An outline of the papers: Transient surface liquid in Titan’s polar regions from Cassini by Hazes et al. and Shoreline retreat at Titan’s Ontario Lacus and Arrakis Planitia from Cassini Imaging Science Subsystem observations by Turtle et al.
The Cassini probe has been observing Titan since 2004. It has detected lakes of liquid methane at the surface of the planet, suggesting an active methane cycle between the clouds and the surface.
Two of Cassini’s instruments are useful to study the lakes, the RADAR, and the ISS camera. Liquid surfaces react very differently to radar imaging, and in ISS images lakes appear as dark patches with well-defined borders (lakes on Titan have also been inferred from the measurement of “specular reflection” at low incident angles).
With these two Cassini instruments, Hayes et al. (2011) and Turtle et al. (2011) have mapped changes in the position and shape of some of Titan’s lakes. Some smaller ponds seem to have disappeared entirely, while the shores of the large Ontario Lacus have receded by several kilometres in some regions.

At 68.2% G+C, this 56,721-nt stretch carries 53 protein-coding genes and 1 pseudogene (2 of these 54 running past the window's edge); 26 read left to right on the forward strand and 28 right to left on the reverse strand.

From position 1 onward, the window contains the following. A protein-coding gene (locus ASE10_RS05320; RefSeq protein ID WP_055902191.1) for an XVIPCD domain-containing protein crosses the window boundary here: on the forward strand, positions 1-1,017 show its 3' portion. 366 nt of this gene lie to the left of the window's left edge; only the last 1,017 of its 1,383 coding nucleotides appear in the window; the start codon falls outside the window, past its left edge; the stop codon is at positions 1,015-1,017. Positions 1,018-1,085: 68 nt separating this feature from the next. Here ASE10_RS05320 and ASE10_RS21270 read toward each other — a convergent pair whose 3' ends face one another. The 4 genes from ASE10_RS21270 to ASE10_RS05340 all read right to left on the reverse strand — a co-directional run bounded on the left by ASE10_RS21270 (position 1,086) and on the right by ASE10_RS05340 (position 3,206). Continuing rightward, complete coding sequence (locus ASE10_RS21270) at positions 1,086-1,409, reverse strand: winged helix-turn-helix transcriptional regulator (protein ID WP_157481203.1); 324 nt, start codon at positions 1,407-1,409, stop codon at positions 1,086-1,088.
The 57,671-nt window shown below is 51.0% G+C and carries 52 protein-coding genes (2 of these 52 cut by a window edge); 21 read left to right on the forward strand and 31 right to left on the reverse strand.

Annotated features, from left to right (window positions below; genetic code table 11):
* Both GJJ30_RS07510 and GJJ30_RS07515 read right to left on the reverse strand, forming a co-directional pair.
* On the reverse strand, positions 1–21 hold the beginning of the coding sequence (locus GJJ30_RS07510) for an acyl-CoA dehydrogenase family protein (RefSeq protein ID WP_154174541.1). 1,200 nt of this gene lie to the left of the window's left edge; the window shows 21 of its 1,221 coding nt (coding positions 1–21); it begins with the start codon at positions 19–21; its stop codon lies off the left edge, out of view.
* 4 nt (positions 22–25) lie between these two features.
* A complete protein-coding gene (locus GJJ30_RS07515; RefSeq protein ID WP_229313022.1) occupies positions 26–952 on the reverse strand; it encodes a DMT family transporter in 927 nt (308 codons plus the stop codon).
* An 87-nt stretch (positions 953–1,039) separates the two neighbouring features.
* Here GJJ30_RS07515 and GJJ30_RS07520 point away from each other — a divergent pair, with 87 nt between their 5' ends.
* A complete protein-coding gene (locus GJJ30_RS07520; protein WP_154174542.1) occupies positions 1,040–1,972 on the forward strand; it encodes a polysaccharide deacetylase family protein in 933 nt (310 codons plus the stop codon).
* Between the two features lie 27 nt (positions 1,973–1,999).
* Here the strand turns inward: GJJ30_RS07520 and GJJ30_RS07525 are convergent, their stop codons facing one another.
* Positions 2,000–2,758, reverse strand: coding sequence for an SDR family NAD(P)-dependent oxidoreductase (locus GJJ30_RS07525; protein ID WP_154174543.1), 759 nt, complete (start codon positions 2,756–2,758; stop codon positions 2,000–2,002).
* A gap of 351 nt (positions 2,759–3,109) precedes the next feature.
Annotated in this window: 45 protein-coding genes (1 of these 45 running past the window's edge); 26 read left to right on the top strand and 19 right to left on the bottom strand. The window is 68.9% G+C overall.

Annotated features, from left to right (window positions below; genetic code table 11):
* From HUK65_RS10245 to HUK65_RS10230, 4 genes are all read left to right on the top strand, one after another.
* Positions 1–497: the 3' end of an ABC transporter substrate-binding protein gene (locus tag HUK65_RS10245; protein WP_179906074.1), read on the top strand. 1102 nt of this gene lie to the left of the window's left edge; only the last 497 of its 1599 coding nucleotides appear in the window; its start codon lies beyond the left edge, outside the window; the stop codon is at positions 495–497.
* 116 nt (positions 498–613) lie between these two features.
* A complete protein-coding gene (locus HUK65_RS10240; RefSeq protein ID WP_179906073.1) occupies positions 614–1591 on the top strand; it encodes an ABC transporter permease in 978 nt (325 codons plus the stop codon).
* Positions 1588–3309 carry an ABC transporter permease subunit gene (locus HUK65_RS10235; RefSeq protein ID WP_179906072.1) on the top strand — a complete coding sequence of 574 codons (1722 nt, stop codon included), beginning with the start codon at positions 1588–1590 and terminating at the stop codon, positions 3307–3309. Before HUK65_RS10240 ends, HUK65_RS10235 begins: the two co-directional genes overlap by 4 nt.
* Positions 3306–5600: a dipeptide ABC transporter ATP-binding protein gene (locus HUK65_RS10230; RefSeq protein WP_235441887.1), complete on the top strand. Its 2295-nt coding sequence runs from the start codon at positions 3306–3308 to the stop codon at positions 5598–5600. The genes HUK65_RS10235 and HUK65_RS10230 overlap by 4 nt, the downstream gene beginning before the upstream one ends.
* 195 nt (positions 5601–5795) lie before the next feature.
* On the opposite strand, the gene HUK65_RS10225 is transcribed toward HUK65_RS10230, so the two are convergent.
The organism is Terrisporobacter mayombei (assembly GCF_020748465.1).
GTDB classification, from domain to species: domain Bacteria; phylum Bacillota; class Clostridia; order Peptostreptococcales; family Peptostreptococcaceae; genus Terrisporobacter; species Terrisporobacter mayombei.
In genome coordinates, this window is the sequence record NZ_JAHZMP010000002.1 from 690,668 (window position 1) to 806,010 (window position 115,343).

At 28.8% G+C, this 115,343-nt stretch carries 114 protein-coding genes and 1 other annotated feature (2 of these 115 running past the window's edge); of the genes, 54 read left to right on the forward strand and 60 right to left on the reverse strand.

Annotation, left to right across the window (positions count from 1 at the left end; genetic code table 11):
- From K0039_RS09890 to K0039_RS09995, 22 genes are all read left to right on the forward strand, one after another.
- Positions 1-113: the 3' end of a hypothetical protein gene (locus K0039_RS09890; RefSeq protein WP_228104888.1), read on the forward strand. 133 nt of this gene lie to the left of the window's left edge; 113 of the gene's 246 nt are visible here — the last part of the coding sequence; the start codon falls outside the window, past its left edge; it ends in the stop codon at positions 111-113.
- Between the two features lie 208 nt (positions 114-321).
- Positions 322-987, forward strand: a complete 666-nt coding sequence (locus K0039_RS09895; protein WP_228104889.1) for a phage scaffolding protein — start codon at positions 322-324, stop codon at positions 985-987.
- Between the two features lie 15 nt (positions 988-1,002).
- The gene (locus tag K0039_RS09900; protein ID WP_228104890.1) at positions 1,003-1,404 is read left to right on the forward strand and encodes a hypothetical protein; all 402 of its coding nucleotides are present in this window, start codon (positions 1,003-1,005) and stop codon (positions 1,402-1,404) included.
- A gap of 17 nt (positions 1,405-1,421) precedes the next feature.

These changes are interpreted as seasonal variations along Titan’s methane cycle by the authors. Lake water from the summer storms is slowly lost to evaporation and infiltration. A season lasts about 7 years of Titan, and the Cassini observations cover the middle and end of the northern summer (2002-2009).
A study of the local topography gives a very nice confirmation that the cause of the changes in the shoreline is due a change in the lake level: where the slope is shallower, the retreat is faster. Like its namesake on Earth, Ontario has some very shallow banks. The authors calculate that the observed retreat, several kilometres at places, corresponds to a drop in lake level of only about 4 metres.
FEATURE IMAGE: Detail from Figure 8 of Hayes et al.